Trials of Our Faith

“For everyone born of God overcomes the world. This is the victory that has overcome the world, even our faith.” – 1 John 5:4

close up view of text on wood at home

Nobody is exempt from trials. We all go through things at times that weigh down heavy on us and push us to the limits. Even Christ endured temptations and the greatest trial of all – the cruel cross of Calvary. Many people ask “Why?” of God, but the Scripture tells us to not be surprised when we go through troubling times.

“Beloved, do not think it strange concerning the fiery trial which is to try you, as though some strange thing happened to you.” – 1 Pet. 4:12

The psalmist reminds us that those who live upright lives have many afflictions, but the Lord delivers them from them all (Ps. 34:19). We’re going to have trials – no matter who you are, what degrees you have, or how much money you make. So, let’s take a look at trials and the purpose of these challenging circumstances in life. Maybe then, we’ll be able to better face them.

1. Trials prove the depth of our faith.

We know that God tests the heart and is pleased with uprightness (1 Chron. 29:17). Moses brought this to the Israelites’ memory when he said, “And you shall remember that the Lord your God led you all the way these forty years in the wilderness, to humble you and test you, to know what was in your heart, whether you would keep His commandments or not” (Deut. 8:2).

God wants to know that our true loyalty belongs to Him and that we will follow and serve Him no matter what the circumstance. Remember Job’s example; he lost everything he had and loved, but he remained faithful to God. And God had that trust that Job would not abandon his faith in Him. God has that same expectation of us when we experience trials. He knows the kind of faith that we have and what we are capable of enduring (1 Cor. 10:13).

2. Trials test our spirituality.

Recall the parable of the sower. The sower sowed seed. Some fell by the wayside; others fell on rocky places. And some seed fell among thorns, while others fell on good ground and actually yielded a crop. All the seeds that did not fall on good ground were unfruitful and represent people who hear the Word of God but do not have a good, lasting result from it (Matt. 13:1-9, 18-22).

Jesus explained, “But he who received seed on the good ground is he who hears the word and understands it, who indeed bears fruit and produces: some a hundredfold, some sixty, some thirty” (Matt. 13:23). The person who does not hear the Word, understand it, and bear fruit does not do so because “when tribulation or persecution arises because of the word, immediately he stumbles” (Matt. 13:21) and “the cares of this world and the deceitfulness of riches choke the word, and he becomes unfruitful” (Mat. 13:22).

Trials come to determine how spiritual and spiritually-minded we are. If we read, hear, and understand the Word of God, and let it take root in our hearts, then we will be able to endure when trials come.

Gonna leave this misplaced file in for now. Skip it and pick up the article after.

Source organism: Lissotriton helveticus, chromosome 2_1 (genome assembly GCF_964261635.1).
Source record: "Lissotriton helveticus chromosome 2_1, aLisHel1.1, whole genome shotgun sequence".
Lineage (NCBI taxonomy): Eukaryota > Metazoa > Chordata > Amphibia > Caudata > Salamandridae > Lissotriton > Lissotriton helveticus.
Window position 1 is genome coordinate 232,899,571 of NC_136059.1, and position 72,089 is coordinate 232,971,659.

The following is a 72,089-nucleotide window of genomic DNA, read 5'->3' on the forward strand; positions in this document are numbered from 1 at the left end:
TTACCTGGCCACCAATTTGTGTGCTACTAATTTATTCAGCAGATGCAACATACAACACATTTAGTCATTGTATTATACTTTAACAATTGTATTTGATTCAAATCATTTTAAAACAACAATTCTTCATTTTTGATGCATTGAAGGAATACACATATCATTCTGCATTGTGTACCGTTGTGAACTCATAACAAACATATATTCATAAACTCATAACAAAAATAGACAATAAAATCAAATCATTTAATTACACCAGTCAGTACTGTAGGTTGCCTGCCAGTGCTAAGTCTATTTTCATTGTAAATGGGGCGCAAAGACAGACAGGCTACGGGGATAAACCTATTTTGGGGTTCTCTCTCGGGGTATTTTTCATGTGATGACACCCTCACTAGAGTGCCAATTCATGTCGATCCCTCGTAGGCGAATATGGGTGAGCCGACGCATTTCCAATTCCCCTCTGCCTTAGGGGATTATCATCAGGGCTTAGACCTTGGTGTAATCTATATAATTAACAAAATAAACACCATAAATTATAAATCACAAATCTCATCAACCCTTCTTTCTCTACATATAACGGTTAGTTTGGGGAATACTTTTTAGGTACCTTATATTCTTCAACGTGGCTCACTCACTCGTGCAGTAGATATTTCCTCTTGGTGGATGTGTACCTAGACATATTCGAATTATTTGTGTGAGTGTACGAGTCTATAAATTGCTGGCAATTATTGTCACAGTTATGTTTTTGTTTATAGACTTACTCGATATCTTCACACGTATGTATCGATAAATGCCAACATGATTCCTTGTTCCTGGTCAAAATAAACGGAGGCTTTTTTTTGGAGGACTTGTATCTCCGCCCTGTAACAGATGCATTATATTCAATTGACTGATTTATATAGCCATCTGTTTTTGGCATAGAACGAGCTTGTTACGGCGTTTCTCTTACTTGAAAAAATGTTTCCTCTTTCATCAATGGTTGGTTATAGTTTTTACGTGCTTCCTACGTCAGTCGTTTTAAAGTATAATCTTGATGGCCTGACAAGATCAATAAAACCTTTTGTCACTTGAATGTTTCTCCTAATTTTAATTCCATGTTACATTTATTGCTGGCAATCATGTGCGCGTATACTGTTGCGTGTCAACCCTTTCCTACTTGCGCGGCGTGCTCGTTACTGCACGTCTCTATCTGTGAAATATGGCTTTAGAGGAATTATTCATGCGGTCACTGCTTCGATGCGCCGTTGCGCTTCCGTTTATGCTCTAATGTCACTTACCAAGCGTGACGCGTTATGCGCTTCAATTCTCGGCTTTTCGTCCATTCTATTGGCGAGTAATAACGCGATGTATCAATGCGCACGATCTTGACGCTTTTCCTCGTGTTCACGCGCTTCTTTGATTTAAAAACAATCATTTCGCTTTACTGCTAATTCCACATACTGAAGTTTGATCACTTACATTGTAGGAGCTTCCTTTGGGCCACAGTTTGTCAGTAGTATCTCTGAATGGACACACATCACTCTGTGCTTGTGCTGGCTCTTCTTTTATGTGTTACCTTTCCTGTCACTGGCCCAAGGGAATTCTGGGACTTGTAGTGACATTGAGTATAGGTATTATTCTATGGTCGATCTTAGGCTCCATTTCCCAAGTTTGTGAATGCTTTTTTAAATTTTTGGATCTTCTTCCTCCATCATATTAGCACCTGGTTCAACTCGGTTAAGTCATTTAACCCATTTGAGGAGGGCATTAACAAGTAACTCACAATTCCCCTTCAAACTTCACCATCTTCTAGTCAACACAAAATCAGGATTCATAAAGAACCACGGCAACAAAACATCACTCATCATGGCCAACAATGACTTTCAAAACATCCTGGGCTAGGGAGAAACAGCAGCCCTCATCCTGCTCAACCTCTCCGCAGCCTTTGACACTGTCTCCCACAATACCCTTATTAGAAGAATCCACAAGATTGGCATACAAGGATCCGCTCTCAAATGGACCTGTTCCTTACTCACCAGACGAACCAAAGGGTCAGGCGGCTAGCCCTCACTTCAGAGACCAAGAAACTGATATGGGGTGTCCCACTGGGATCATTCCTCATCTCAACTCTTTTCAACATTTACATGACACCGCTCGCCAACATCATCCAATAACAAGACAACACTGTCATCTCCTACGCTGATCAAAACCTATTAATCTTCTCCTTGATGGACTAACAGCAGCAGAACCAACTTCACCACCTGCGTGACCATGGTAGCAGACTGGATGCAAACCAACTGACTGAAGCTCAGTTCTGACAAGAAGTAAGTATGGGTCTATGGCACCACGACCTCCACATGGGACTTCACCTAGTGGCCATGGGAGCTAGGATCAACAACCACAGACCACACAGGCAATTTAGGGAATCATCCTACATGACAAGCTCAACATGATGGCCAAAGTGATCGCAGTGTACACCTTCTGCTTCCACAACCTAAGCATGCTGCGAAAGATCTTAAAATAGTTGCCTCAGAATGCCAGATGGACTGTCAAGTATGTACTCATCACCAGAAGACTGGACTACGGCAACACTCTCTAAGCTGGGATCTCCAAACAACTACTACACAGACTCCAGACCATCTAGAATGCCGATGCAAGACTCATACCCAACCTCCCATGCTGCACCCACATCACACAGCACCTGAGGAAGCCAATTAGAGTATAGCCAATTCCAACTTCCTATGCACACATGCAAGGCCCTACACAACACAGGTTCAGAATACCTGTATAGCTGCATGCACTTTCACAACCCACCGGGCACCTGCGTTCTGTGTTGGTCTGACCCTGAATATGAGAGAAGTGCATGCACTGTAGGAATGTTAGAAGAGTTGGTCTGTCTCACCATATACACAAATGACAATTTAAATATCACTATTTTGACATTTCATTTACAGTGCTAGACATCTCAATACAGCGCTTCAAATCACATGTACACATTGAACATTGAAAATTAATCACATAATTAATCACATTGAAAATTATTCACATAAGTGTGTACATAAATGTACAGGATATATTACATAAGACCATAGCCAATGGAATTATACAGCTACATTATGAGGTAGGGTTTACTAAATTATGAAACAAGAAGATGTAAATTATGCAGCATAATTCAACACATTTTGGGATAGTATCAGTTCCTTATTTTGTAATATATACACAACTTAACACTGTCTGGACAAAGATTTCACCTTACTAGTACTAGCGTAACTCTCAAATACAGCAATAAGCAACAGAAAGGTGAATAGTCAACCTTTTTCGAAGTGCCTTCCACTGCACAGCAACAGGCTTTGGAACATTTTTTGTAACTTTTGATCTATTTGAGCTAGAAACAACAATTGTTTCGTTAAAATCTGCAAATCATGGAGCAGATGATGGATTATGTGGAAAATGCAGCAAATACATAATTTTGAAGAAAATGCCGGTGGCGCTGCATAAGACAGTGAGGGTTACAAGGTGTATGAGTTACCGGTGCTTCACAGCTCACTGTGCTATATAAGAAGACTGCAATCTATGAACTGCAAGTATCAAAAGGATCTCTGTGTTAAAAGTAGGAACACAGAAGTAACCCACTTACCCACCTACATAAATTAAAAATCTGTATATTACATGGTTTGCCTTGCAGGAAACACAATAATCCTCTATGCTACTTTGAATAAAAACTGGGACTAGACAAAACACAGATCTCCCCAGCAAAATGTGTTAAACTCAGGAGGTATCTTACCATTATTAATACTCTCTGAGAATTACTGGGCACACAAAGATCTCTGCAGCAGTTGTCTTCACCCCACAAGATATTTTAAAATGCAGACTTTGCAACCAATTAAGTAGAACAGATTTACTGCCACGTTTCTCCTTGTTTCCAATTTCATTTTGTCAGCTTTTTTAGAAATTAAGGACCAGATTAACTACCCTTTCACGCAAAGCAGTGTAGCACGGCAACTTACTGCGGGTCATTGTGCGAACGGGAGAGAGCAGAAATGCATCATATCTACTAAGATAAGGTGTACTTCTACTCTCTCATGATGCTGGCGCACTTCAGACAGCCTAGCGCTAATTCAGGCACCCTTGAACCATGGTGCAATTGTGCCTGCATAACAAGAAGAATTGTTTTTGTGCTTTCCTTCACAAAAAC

3. Trials produce patience and prepare us for heaven.

When we go through trials, it allows us to better be able to endure life. James said, “My brethren, count it all joy when you fall into various trials, knowing that the testing of your faith produces patience” (James 1:3).

The apostle Paul said that the faith that one has during persecutions and afflictions “is a clear evidence of God’s righteous judgement that you will be counted worthy of God’s kingdom” (1 Thess. 1:3-5). When we go through trials and continue to have a strong faith it, in essence, says that we are worthy to be a part of the Lord’s kingdom.

The person who endures trials and temptations is blessed. James put it this way, “Blessed is the man who endures temptation; for when he has been approved, he will receive the crown of life which the Lord has promised to those who love Him” (James 1:12). A crown of life is ready for those who endure the trials of their faith.

Lastly, when we go through trials, we’re not going to be all-smiles all the time, but we can have inner joy because we know the end result. Trials will come, but they produce in us patience and get us ready for the blessings of heaven. “In this you greatly rejoice, though now for a little while, if need be, you have been grieved by various trials, that the genuineness of your faith, being much more precious than gold that perishes, though it is tested by fire, may be found to praise, honor, and glory at the revelation of Jesus Christ” (1 Pet. 1:6-7).

We all go through hard times in life. How we approach them makes a big difference. We must remember that our trials determine the depth of our faith, they test our spirituality, and they produce patience and prepare us for heaven. There really is purpose in pain and persecution.

When you experience trials, you don’t want to go through them alone. You need a Savior – just like I do. Christ will be your Savior if you will obey Him. Believe that Jesus is Lord, repent of your sins, confess His name, and be baptized for the forgiveness of your sins. Then, the Lord will add you to His church, and you will have comfort in knowing that there’s purpose in your trials.

Photo by Inna Lesyk on

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